Monday, 13 April 2009

Look at it Like This........



You cannot see what I see.

You cannot feel the emotional weight of this room, or know the significance of that cushion, made by a friend and stuffed with secrets.
You do not know the impact of that brocade throw, treasured by my mother and trashed by the dog in in a fit of pique which apparently involved a biscuit.
You do not know where the Christmas presents and Easter eggs have been hidden year after year, and you cannot know who spilled what on the carpet and what the consequences were. You don't know which pictures are mine, which my husband's, which my father's. Where did that desk-set come from? You haven't a clue. (Correction - if you have, you're one of the family or a very close friend!)

The view is distorted, not only by the convex mirror, but mainly by the emotional content.
Emotional content distorts all our views, much of the time. Sadness, anger, joy, guilt, depression, contentment; the whole gamut may act like this convex mirror, changing the shape, emphasising some aspects, pulling things into different places.

For many years I have been trained as a listener: first by 'Samaritans' and now by 'Cruse'.
Listening, real listening, is a huge privilege. Sometimes you are invited through the mirror, like Alice, to enter the distorted world beyond. Sometimes, quite often, it is not right to do this. Sometimes, more often, it is wiser to stay side by side, looking into the mirror and trying to understand the distortions.

Being listened to is wonderful. It frees the mind and the heart, and opens possibilities. People do not want advice. (Correction again: if they do, they generally know where to go to find it.) They want to be heard.
One of the more frustrating experiences of Samaritans (who are very carefully and specifically trained not to give advice) is to be thanked by a caller for all the advice. People advise themselves when they are truly heard. They are given the time and attention to talk through the emotions and the distortions and to clarify their thoughts. They may want to keep their distortions, and that is their privilege, too. Some distortions may be more comfortable to keep than to try and change, but it's good when being heard helps you to see that you're doing just that.

Listening is both wonderful and exhausting, which is why organisations like Cruse and counselling services, generally only offer it by the hour. It doesn't have to take an hour, though. Sometimes ten minutes is enough to help someone out of a bad patch and to slightly improve the view.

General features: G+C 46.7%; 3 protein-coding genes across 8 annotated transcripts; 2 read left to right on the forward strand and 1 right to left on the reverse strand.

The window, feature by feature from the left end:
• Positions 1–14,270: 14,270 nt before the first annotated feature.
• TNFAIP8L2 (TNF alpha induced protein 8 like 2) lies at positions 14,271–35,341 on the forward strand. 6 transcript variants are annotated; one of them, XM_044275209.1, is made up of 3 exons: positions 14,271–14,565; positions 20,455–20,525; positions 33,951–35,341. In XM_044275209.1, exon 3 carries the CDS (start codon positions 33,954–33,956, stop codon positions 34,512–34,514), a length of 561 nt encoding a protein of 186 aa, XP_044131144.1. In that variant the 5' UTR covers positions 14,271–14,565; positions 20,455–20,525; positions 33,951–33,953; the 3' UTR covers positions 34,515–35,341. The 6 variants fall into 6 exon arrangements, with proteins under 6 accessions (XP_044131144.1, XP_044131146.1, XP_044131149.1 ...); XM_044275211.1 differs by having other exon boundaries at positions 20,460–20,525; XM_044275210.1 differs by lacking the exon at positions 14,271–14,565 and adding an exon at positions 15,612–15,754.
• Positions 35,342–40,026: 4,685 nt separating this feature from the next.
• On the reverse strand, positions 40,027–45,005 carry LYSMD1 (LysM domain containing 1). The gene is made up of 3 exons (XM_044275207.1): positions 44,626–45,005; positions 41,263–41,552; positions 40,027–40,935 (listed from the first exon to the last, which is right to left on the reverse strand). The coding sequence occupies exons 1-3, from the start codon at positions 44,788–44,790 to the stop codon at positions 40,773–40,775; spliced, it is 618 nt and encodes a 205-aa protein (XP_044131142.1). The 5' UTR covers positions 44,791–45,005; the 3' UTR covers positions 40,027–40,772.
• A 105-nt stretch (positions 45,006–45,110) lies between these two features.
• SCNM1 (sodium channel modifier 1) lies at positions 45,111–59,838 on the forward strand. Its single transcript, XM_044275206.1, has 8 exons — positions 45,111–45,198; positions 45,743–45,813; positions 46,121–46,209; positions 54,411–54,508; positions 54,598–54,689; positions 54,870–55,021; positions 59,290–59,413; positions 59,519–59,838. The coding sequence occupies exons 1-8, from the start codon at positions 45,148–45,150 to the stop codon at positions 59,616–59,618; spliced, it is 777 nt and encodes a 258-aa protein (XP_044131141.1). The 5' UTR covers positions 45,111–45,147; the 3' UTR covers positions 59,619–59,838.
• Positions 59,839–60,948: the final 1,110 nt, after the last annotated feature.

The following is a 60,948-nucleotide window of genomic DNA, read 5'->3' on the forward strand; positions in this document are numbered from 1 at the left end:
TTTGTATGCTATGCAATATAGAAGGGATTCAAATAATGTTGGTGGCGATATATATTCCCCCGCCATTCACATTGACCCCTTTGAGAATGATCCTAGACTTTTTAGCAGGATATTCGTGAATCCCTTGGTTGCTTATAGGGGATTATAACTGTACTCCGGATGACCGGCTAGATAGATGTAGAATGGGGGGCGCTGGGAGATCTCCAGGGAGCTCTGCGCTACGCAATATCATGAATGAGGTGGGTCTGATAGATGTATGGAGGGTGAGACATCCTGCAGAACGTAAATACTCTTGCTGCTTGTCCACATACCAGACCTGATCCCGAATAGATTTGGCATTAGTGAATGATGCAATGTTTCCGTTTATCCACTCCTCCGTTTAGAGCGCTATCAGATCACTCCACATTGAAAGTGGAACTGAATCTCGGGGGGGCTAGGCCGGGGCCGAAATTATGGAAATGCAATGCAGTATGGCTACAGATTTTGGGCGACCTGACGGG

The other day I was moved to hear a friend simply and eloquently describe her listening skills as ' to listen to the story, to feel the pain, to see it through'.

We all have stories.
We all have pain.
We can look into one another's distorting mirrors and try to see.

20 comments:

Zhoen said...

(o)

mm said...

Ah. Very moving, RR. Yes indeed, an undervalued and precious skill, the ability to really focus, really listen. I have no doubt that you possess it.

And what a good choice of photograph.

And this reminds me of your box ....

Relatively Retiring said...

Zhoen: Thank you.

mm: Thank you, too. The Box might be another story, but I think Zhoen has already done it!

herhimnbryn said...

A good skill to have. I hope the 'listener' also has someone who will listen to her too.

Relatively Retiring said...

HHnB: A good point. Samaritans 'off-load' before leaving their duty, and Cruse volunteers are under regular 'supervision'. Both organisations require on-going training, so volunteering is quite a committment.

I hope I don't give the impression that I can 'do' this. When not in volunteer mode I can easily bore the ears off anyone who will give me a chance!

Isabelle said...

How beautifully put.

I have a couple of friends who, when I (occasionally)offload various worries to them, will offer advice when all I want them to say is: oh dear, what a shame. Their advice isn't really relevant since I haven't told them the whole, detailed story.

Every day I sit listening to my mother pouring out her worries (about the grandchildren, the economy, her roof, the neighbours...). I hope that it helps because it certainly depresses me very efficiently!